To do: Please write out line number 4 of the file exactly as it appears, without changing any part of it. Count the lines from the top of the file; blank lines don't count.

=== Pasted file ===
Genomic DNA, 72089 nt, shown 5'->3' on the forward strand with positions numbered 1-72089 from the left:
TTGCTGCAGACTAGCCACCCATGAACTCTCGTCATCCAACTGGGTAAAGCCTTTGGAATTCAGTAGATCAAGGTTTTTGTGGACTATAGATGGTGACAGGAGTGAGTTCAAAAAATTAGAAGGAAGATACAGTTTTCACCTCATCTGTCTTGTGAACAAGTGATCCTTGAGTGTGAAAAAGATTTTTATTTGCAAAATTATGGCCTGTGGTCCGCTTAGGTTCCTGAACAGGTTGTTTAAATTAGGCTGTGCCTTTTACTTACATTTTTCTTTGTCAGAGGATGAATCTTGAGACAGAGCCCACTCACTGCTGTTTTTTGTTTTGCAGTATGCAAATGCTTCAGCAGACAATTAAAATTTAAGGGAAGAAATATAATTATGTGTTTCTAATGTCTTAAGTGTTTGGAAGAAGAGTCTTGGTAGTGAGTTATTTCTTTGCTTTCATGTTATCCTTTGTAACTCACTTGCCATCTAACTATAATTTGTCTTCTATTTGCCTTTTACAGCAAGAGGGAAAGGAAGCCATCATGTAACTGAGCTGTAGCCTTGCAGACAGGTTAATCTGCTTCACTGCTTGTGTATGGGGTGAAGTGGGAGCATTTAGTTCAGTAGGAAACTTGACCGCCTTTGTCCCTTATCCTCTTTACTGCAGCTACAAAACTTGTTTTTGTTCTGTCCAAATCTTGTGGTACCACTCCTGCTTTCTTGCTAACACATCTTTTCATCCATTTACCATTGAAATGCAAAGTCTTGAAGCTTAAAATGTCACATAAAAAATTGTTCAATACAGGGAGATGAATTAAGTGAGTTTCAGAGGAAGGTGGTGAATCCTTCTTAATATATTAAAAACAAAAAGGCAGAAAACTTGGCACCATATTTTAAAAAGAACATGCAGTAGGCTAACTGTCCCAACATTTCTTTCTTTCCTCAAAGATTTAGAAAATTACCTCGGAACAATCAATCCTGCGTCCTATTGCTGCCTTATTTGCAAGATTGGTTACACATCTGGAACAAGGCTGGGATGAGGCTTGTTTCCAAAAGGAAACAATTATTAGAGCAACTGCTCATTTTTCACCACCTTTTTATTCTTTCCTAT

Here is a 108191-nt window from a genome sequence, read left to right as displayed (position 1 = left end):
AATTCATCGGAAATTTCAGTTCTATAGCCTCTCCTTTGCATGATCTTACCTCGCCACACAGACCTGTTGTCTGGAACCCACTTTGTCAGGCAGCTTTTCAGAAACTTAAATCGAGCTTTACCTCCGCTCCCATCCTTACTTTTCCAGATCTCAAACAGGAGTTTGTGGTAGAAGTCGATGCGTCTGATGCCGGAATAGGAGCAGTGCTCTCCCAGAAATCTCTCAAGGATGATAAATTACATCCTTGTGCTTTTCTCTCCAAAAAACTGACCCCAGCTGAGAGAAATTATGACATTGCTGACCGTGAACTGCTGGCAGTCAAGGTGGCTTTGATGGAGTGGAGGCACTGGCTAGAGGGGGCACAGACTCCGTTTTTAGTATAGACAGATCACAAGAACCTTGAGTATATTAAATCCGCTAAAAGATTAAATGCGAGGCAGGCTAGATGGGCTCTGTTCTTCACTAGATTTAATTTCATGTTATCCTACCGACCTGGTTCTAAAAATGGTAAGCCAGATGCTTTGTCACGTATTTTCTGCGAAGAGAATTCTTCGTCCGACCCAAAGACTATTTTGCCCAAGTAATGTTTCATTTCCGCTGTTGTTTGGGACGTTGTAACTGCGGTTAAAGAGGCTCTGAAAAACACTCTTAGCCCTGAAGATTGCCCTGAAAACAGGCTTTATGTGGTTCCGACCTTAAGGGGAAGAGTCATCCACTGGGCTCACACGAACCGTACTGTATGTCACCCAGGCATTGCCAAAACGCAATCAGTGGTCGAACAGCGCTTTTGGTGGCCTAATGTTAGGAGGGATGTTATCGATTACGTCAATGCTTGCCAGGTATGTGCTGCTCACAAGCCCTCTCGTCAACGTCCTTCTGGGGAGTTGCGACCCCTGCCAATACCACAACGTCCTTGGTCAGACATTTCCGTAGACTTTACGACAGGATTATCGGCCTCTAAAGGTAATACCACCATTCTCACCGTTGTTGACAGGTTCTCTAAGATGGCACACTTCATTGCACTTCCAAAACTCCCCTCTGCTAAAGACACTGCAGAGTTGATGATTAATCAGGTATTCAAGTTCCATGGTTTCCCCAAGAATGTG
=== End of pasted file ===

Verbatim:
AATTCATCGGAAATTTCAGTTCTATAGCCTCTCCTTTGCATGATCTTACCTCGCCACACAGACCTGTTGTCTGGAACCCACTTTGTCAGGCAGCTTTTCAGAAACTTAAATCGAGCTTTACCTCCGCTCCCATCCTTACTTTTCCAGATCTCAAACAGGAGTTTGTGGTAGAAGTCGATGCGTCTGATGCCGGAATAGGAGCAGTGCTCTCCCAGAAATCTCTCAAGGATGATAAATTACATCCTTGTGCTTTTCTCTCCAAAAAACTGACCCCAGCTGAGAGAAATTATGACATTGCTGACCGTGAACTGCTGGCAGTCAAGGTGGCTTTGATGGAGTGGAGGCACTGGCTAGAGGGGGCACAGACTCCGTTTTTAGTATAGACAGATCACAAGAACCTTGAGTATATTAAATCCGCTAAAAGATTAAATGCGAGGCAGGCTAGATGGGCTCTGTTCTTCACTAGATTTAATTTCATGTTATCCTACCGACCTGGTTCTAAAAATGGTAAGCCAGATGCTTTGTCACGTATTTTCTGCGAAGAGAATTCTTCGTCCGACCCAAAGACTATTTTGCCCAAGTAATGTTTCATTTCCGCTGTTGTTTGGGACGTTGTAACTGCGGTTAAAGAGGCTCTGAAAAACACTCTTAGCCCTGAAGATTGCCCTGAAAACAGGCTTTATGTGGTTCCGACCTTAAGGGGAAGAGTCATCCACTGGGCTCACACGAACCGTACTGTATGTCACCCAGGCATTGCCAAAACGCAATCAGTGGTCGAACAGCGCTTTTGGTGGCCTAATGTTAGGAGGGATGTTATCGATTACGTCAATGCTTGCCAGGTATGTGCTGCTCACAAGCCCTCTCGTCAACGTCCTTCTGGGGAGTTGCGACCCCTGCCAATACCACAACGTCCTTGGTCAGACATTTCCGTAGACTTTACGACAGGATTATCGGCCTCTAAAGGTAATACCACCATTCTCACCGTTGTTGACAGGTTCTCTAAGATGGCACACTTCATTGCACTTCCAAAACTCCCCTCTGCTAAAGACACTGCAGAGTTGATGATTAATCAGGTATTCAAGTTCCATGGTTTCCCCAAGAATGTG